Philadelphia Teens Killed In Apparent Reprisal Shooting

Three teens dead  after shooting Tuesday night in the Juniata section of the city.

Mayor Michael Nutter had strong words for the shooter, calling him “a dog,” and had strong words for the parents of Philadelphia’s youth, telling them “not to act like idiots and a–holes,” according to CBS News.

“Seven young people, somewhere between 14 and 16 years old, on a Tuesday night, a school night, are out in a car going to somewhere to have a fight with some other teenager.   That is completely insane, it is irresponsible.  Parents have to know where their children are and what they are doing,” the mayor said. “The least you can do is know where the hell your kids are, in the daytime, in the nighttime, or at any time during the week or on the weekends.  That’s the minimum we should ask and expect from our parents.  You want to have kids?  Take care of them.”

“Their little butts should have either been in bed, getting ready for bed, or doing some homework,” Nutter added.  “Not out in a car, not in some other neighborhood, and not up to this kind of nonsense.  I’m not your mom and I’m not your dad.  We cannot completely legislate, or by policy, make people responsible for their children.”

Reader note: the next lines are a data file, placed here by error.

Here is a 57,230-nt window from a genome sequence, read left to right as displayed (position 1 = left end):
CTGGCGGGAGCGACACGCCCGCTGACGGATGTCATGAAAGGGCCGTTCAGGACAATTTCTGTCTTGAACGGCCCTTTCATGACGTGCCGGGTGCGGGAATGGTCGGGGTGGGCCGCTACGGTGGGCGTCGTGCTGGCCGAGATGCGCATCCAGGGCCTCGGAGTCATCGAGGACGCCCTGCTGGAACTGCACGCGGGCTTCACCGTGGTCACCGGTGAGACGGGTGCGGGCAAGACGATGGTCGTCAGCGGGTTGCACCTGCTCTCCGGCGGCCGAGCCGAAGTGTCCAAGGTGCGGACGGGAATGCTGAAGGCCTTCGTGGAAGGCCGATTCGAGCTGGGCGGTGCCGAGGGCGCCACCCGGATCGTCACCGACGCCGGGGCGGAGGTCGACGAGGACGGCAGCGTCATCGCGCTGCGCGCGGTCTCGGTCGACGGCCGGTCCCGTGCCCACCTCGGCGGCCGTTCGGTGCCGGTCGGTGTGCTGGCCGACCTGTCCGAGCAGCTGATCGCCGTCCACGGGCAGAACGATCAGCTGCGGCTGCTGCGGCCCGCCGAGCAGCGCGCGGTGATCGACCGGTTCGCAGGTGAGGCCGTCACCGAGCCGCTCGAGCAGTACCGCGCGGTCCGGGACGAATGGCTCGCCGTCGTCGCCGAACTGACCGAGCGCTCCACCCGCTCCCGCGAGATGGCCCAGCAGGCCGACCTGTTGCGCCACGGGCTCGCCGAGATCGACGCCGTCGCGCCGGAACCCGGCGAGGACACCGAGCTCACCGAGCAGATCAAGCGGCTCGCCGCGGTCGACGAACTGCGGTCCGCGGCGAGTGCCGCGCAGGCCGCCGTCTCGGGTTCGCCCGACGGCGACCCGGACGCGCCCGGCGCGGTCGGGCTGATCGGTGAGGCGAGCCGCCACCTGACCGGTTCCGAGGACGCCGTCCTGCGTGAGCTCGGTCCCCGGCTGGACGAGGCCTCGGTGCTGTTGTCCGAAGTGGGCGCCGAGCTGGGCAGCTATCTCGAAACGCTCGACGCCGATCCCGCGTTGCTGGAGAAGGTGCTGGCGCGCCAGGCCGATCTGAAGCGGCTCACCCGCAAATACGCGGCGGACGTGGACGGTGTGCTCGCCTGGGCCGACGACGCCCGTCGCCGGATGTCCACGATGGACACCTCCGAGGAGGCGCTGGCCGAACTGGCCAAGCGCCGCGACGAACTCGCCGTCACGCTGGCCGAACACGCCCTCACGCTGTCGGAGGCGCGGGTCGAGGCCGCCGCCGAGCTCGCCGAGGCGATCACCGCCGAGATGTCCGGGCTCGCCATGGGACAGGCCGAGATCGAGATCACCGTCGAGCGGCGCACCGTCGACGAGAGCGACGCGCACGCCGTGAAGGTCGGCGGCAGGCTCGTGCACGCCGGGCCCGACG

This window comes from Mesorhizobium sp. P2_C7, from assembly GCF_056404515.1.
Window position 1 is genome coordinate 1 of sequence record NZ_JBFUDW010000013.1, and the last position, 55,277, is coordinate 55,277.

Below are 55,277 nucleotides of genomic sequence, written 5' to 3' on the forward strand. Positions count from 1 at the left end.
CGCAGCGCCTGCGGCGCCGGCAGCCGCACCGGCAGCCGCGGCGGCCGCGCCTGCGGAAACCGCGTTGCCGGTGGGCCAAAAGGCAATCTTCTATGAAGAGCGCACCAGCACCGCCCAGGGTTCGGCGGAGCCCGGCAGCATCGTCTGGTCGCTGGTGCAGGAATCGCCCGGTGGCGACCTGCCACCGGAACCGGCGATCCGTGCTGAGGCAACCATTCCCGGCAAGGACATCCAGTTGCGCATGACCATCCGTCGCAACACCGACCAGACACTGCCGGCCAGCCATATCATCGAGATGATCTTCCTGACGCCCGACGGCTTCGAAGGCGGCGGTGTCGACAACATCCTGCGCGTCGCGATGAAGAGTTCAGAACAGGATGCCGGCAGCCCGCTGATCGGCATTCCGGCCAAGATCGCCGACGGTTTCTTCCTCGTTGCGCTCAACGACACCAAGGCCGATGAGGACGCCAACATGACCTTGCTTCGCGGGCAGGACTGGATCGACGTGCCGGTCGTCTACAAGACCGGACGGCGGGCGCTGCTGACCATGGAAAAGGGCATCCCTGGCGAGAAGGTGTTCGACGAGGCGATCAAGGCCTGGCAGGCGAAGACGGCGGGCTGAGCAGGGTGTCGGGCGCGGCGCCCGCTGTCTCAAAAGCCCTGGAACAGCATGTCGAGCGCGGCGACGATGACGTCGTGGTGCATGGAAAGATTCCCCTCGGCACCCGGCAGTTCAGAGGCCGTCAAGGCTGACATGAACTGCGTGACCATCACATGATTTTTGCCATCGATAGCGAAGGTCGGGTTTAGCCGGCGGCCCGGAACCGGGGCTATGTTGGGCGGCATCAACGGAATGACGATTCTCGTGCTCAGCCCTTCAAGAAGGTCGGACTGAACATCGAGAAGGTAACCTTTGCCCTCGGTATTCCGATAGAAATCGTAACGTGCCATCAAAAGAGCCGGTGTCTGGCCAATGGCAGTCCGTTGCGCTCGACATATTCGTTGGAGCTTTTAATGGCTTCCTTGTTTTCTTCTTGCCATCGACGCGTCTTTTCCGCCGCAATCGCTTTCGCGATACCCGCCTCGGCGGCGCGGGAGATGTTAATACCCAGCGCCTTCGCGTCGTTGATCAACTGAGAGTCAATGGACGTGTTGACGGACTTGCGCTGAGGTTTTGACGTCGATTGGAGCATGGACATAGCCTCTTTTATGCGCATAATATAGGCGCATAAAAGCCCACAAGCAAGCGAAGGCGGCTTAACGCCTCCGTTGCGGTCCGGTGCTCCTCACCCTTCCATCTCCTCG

Authorities said police chased Barreto down after he was seen acting suspicious on what they considered a known drug corner. Eyewitness News has learned Barreto has a lengthy criminal record, including at least seven arrests since 2000, mostly for drugs. Barreto was charged with five gun-related crimes, but the charges were dropped six months later. “His defense attorney at the time, Anthony Stefanski, said the judge ruled that police illegally searched Barreto that day without cause, so prosecutors were left with no evidence and little choice but to drop the charges”, according to media.

Michael Nutter held a Martin Luther King, Jr. event  at Enon Tabernacle Church and offered this money quote: “Can we be nonviolent for just one day in this city?” he continued. “We need to be champions of non-violence ourselves. We are one city, one community. There is only one Philadelphia,” he said. “When someone gets shot, killed, stabbed, robbed or beaten, each of us should feel the effect. I’m trying to figure out how to have a safer city. This is not the Philadelphia we want to be. This is not the city that Dr. King would want.”

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